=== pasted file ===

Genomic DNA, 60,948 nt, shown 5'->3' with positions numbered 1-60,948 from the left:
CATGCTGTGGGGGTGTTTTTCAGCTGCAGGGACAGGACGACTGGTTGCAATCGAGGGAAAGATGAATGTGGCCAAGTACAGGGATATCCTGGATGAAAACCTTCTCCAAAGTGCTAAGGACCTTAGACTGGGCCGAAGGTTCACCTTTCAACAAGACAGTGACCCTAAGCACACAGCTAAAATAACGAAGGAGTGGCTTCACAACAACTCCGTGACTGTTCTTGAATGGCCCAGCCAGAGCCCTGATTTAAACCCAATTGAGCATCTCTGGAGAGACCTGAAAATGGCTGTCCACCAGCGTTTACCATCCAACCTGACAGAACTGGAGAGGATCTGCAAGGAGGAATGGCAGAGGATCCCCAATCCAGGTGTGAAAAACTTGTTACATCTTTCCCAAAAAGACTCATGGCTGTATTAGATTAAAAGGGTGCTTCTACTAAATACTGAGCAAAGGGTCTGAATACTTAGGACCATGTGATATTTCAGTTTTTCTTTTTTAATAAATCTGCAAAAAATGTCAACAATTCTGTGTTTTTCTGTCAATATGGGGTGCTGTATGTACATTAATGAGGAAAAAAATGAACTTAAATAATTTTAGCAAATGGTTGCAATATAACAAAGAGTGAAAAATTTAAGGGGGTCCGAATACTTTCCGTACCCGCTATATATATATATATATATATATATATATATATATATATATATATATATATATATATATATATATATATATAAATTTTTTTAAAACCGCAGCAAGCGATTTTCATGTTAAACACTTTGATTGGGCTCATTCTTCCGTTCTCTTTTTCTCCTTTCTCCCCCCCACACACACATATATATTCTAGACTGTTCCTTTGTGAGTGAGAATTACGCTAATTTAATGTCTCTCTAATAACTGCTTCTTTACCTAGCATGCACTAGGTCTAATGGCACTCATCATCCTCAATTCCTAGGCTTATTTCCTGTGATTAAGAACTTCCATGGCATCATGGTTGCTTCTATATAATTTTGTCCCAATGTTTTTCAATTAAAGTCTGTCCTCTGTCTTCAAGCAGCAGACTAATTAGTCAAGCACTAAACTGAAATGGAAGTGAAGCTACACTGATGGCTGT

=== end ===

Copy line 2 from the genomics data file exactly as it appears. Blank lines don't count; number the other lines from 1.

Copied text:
CATGCTGTGGGGGTGTTTTTCAGCTGCAGGGACAGGACGACTGGTTGCAATCGAGGGAAAGATGAATGTGGCCAAGTACAGGGATATCCTGGATGAAAACCTTCTCCAAAGTGCTAAGGACCTTAGACTGGGCCGAAGGTTCACCTTTCAACAAGACAGTGACCCTAAGCACACAGCTAAAATAACGAAGGAGTGGCTTCACAACAACTCCGTGACTGTTCTTGAATGGCCCAGCCAGAGCCCTGATTTAAACCCAATTGAGCATCTCTGGAGAGACCTGAAAATGGCTGTCCACCAGCGTTTACCATCCAACCTGACAGAACTGGAGAGGATCTGCAAGGAGGAATGGCAGAGGATCCCCAATCCAGGTGTGAAAAACTTGTTACATCTTTCCCAAAAAGACTCATGGCTGTATTAGATTAAAAGGGTGCTTCTACTAAATACTGAGCAAAGGGTCTGAATACTTAGGACCATGTGATATTTCAGTTTTTCTTTTTTAATAAATCTGCAAAAAATGTCAACAATTCTGTGTTTTTCTGTCAATATGGGGTGCTGTATGTACATTAATGAGGAAAAAAATGAACTTAAATAATTTTAGCAAATGGTTGCAATATAACAAAGAGTGAAAAATTTAAGGGGGTCCGAATACTTTCCGTACCCGCTATATATATATATATATATATATATATATATATATATATATATATATATATATATATATATATATATATATAAATTTTTTTAAAACCGCAGCAAGCGATTTTCATGTTAAACACTTTGATTGGGCTCATTCTTCCGTTCTCTTTTTCTCCTTTCTCCCCCCCACACACACATATATATTCTAGACTGTTCCTTTGTGAGTGAGAATTACGCTAATTTAATGTCTCTCTAATAACTGCTTCTTTACCTAGCATGCACTAGGTCTAATGGCACTCATCATCCTCAATTCCTAGGCTTATTTCCTGTGATTAAGAACTTCCATGGCATCATGGTTGCTTCTATATAATTTTGTCCCAATGTTTTTCAATTAAAGTCTGTCCTCTGTCTTCAAGCAGCAGACTAATTAGTCAAGCACTAAACTGAAATGGAAGTGAAGCTACACTGATGGCTGT